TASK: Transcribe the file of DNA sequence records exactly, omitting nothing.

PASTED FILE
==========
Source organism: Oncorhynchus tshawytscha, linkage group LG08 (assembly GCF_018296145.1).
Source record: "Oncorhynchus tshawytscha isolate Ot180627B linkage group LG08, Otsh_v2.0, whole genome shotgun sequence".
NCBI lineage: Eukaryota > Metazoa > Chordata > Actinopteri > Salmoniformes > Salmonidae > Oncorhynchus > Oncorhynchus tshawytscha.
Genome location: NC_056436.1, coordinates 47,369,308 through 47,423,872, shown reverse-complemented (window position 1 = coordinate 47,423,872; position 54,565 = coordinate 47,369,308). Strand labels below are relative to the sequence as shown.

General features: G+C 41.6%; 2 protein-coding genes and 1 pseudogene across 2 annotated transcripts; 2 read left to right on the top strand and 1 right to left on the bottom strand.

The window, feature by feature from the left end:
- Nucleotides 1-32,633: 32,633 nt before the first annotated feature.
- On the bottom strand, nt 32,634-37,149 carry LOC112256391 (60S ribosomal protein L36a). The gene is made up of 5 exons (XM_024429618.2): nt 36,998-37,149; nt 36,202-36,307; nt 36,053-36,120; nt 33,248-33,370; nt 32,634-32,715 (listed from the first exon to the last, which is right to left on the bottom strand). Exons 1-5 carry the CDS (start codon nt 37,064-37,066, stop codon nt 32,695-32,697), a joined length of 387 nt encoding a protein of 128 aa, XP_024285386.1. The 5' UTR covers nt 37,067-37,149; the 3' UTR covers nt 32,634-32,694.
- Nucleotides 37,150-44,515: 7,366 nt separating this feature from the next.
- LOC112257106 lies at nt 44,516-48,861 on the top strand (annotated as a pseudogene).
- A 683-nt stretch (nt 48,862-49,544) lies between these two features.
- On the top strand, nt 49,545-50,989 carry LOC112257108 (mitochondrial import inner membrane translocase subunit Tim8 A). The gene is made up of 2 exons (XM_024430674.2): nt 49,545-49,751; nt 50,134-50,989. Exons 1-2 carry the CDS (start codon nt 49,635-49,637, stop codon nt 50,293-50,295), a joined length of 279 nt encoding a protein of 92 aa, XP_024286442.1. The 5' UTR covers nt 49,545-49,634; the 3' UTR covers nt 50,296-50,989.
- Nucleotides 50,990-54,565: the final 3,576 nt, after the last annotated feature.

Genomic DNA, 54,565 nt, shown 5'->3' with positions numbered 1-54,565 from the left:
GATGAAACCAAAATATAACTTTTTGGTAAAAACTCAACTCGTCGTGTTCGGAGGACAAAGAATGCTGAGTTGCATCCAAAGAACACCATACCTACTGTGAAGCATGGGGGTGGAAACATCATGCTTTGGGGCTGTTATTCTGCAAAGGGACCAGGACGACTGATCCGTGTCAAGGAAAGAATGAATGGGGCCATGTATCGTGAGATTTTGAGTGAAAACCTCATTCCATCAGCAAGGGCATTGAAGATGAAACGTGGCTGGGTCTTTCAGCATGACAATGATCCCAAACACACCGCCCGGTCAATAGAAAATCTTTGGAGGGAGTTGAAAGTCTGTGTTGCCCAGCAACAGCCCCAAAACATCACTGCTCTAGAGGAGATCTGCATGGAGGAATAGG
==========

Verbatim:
Source organism: Oncorhynchus tshawytscha, linkage group LG08 (assembly GCF_018296145.1).
Source record: "Oncorhynchus tshawytscha isolate Ot180627B linkage group LG08, Otsh_v2.0, whole genome shotgun sequence".
NCBI lineage: Eukaryota > Metazoa > Chordata > Actinopteri > Salmoniformes > Salmonidae > Oncorhynchus > Oncorhynchus tshawytscha.
Genome location: NC_056436.1, coordinates 47,369,308 through 47,423,872, shown reverse-complemented (window position 1 = coordinate 47,423,872; position 54,565 = coordinate 47,369,308). Strand labels below are relative to the sequence as shown.

General features: G+C 41.6%; 2 protein-coding genes and 1 pseudogene across 2 annotated transcripts; 2 read left to right on the top strand and 1 right to left on the bottom strand.

The window, feature by feature from the left end:
- Nucleotides 1-32,633: 32,633 nt before the first annotated feature.
- On the bottom strand, nt 32,634-37,149 carry LOC112256391 (60S ribosomal protein L36a). The gene is made up of 5 exons (XM_024429618.2): nt 36,998-37,149; nt 36,202-36,307; nt 36,053-36,120; nt 33,248-33,370; nt 32,634-32,715 (listed from the first exon to the last, which is right to left on the bottom strand). Exons 1-5 carry the CDS (start codon nt 37,064-37,066, stop codon nt 32,695-32,697), a joined length of 387 nt encoding a protein of 128 aa, XP_024285386.1. The 5' UTR covers nt 37,067-37,149; the 3' UTR covers nt 32,634-32,694.
- Nucleotides 37,150-44,515: 7,366 nt separating this feature from the next.
- LOC112257106 lies at nt 44,516-48,861 on the top strand (annotated as a pseudogene).
- A 683-nt stretch (nt 48,862-49,544) lies between these two features.
- On the top strand, nt 49,545-50,989 carry LOC112257108 (mitochondrial import inner membrane translocase subunit Tim8 A). The gene is made up of 2 exons (XM_024430674.2): nt 49,545-49,751; nt 50,134-50,989. Exons 1-2 carry the CDS (start codon nt 49,635-49,637, stop codon nt 50,293-50,295), a joined length of 279 nt encoding a protein of 92 aa, XP_024286442.1. The 5' UTR covers nt 49,545-49,634; the 3' UTR covers nt 50,296-50,989.
- Nucleotides 50,990-54,565: the final 3,576 nt, after the last annotated feature.

Genomic DNA, 54,565 nt, shown 5'->3' with positions numbered 1-54,565 from the left:
GATGAAACCAAAATATAACTTTTTGGTAAAAACTCAACTCGTCGTGTTCGGAGGACAAAGAATGCTGAGTTGCATCCAAAGAACACCATACCTACTGTGAAGCATGGGGGTGGAAACATCATGCTTTGGGGCTGTTATTCTGCAAAGGGACCAGGACGACTGATCCGTGTCAAGGAAAGAATGAATGGGGCCATGTATCGTGAGATTTTGAGTGAAAACCTCATTCCATCAGCAAGGGCATTGAAGATGAAACGTGGCTGGGTCTTTCAGCATGACAATGATCCCAAACACACCGCCCGGTCAATAGAAAATCTTTGGAGGGAGTTGAAAGTCTGTGTTGCCCAGCAACAGCCCCAAAACATCACTGCTCTAGAGGAGATCTGCATGGAGGAATAGG